Initially, we were uncertain about meeting the implementation timeline because Kuwait does not have the quality consultants readily available in the United States, although some vendors have local distributors. Fortunately, SunGard Higher Education opened an office in nearby Dubai, United Arab Emirates, shortly after we licensed Banner. The Banner consultants helped us set up and configure all three service modules. The only other time we engaged consultants was to set up our Exchange server.
The new administrative system has guided staff in executing the day-to-day tasks that are critical to running an institution. Aside from me, no one on my staff had ever worked in higher education. I oversee the offices of admissions and the registrar and am responsible for institutional data and for managing the relationship between AUK and SunGard Higher Education. My staff are all local hires, including nationals from Kuwait, the Arabian Gulf countries, the broader Middle East, India, and Pakistan. I had to show the registrar how to be a registrar and the admissions staff how to enroll students. The best practices embedded in Banner supported staff in executing the necessary processes. Also, because AUK is an active member of a growing network of SunGard Higher Education clients in the Middle East, staff can network with and learn from others.
In fall 2007, AUK will go live with the portal environment enabled by the Luminis platform, completing the foundation of the AUK digital campus. MyAUK will provide students and other users with easy access to a wide range of administrative services and resources from any Internet connection. When integration is complete, all users will have single sign-on access to e-mail, class registration, the library's Horizon services, and other materials and resources through the portal. When students log in, they will be presented with their personal calendars, the university calendar, upcoming events, available discussion groups, and tools to collaborate with their professors. Also, users will be able to customize their portal views with other resources.
Already, the AUK e-mail system is integrated into the Banner platform so that all user names and passwords from the LDAP are automatically populated. For authentication purposes, we implemented a Microsoft active directory with our Banner student administration system. Admitted students click one button and enter their user names and passwords to be granted access to the resources and services that they need, without contacting IT for support.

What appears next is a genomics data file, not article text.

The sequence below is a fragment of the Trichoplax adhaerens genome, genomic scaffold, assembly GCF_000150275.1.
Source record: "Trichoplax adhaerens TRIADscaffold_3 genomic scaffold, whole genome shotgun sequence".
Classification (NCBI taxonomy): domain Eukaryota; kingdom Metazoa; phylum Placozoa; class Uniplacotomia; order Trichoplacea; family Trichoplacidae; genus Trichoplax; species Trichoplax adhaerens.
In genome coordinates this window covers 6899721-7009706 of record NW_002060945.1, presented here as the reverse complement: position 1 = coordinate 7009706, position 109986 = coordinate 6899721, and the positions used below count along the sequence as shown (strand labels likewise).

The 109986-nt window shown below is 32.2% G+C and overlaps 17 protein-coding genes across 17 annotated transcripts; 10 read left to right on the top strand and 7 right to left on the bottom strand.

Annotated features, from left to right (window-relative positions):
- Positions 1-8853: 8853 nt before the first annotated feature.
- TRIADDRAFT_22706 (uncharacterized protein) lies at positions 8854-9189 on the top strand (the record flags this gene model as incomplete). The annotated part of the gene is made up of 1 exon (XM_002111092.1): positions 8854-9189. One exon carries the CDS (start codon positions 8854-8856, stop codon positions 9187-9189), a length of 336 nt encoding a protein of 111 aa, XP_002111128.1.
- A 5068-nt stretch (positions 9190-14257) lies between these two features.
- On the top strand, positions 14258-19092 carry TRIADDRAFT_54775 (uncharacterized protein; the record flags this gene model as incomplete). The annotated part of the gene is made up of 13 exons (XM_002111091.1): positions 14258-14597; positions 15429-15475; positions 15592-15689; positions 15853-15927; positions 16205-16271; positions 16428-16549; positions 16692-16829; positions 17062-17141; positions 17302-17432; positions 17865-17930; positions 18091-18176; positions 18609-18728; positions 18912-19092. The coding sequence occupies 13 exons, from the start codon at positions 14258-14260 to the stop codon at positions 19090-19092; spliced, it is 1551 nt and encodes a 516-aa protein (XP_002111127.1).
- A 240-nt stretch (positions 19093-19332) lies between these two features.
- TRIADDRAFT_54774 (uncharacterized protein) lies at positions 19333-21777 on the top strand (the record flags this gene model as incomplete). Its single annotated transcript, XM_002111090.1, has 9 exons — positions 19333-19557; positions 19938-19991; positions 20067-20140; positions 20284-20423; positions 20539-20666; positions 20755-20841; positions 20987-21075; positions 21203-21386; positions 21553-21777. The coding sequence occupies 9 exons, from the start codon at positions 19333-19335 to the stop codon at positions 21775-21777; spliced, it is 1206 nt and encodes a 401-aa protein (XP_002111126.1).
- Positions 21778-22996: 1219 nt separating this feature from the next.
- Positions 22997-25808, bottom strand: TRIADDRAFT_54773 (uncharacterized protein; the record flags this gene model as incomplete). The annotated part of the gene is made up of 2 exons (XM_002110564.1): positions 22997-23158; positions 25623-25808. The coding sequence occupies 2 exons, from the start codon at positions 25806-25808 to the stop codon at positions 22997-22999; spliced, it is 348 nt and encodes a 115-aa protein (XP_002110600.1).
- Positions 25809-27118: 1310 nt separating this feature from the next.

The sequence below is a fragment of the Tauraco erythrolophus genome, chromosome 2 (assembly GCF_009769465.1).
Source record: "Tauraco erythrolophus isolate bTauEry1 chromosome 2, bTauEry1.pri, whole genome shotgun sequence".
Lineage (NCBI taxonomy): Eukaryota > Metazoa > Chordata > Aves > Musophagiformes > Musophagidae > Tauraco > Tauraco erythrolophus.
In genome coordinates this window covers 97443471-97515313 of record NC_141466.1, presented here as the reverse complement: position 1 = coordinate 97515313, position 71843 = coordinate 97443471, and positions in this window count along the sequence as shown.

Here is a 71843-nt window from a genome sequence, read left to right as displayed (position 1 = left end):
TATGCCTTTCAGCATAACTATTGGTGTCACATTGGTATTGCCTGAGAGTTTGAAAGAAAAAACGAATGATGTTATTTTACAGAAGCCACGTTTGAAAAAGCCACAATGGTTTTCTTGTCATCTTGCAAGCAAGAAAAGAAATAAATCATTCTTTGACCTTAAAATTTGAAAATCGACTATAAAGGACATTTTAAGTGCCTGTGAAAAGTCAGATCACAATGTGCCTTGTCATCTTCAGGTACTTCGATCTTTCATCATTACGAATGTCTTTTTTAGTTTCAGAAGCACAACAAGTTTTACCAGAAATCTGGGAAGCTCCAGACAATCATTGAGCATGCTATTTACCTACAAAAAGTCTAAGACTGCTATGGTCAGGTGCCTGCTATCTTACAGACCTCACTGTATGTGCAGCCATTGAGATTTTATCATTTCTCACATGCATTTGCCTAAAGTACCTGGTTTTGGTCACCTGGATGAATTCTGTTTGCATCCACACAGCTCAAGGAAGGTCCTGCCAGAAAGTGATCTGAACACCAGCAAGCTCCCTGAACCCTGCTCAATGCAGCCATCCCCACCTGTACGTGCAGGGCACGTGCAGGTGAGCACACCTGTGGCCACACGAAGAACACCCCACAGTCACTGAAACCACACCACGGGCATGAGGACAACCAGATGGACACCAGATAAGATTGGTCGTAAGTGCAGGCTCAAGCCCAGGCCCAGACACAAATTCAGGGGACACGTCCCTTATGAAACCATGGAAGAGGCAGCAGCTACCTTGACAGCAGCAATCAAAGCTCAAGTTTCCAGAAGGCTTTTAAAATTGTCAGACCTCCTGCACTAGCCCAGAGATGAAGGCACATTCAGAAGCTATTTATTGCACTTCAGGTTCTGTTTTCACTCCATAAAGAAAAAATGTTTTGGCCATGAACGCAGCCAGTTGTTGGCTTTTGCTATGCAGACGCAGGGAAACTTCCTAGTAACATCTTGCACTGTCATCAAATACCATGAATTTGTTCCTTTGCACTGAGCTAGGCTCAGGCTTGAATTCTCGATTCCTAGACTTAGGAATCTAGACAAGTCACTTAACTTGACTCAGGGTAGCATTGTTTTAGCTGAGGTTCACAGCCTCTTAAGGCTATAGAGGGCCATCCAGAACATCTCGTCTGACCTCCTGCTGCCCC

AUK has no hard data about our students' computer literacy, although they seem to be mostly computer literate, if negligent in matters such as password maintenance and mailbox management. A number of students bring their laptops to AUK. The IT staff supports these students when possible, but does not formally support personal systems.
Although the IT department emphasizes serving the needs of students, IT staff also are committed to meeting the requirements of faculty and administrative staff.1 Faculty already have basic skills in using IT applications, but during faculty orientation, Academic Affairs conducted introductory training on the use of Webmail, understanding and navigating the AUK shared drives structure, and using AUK's self-service options to check personal information and students' academic records, enter grades, advise students, and run degree-audit and what-if scenarios, among other applications. This training also is provided to new hires and adjuncts. In the future, the IT staff hope to provide faculty workshops on different software applications such as Office automation, Word, Excel, Access, and PowerPoint. However, our lean IT staff has not had the time to provide this training yet.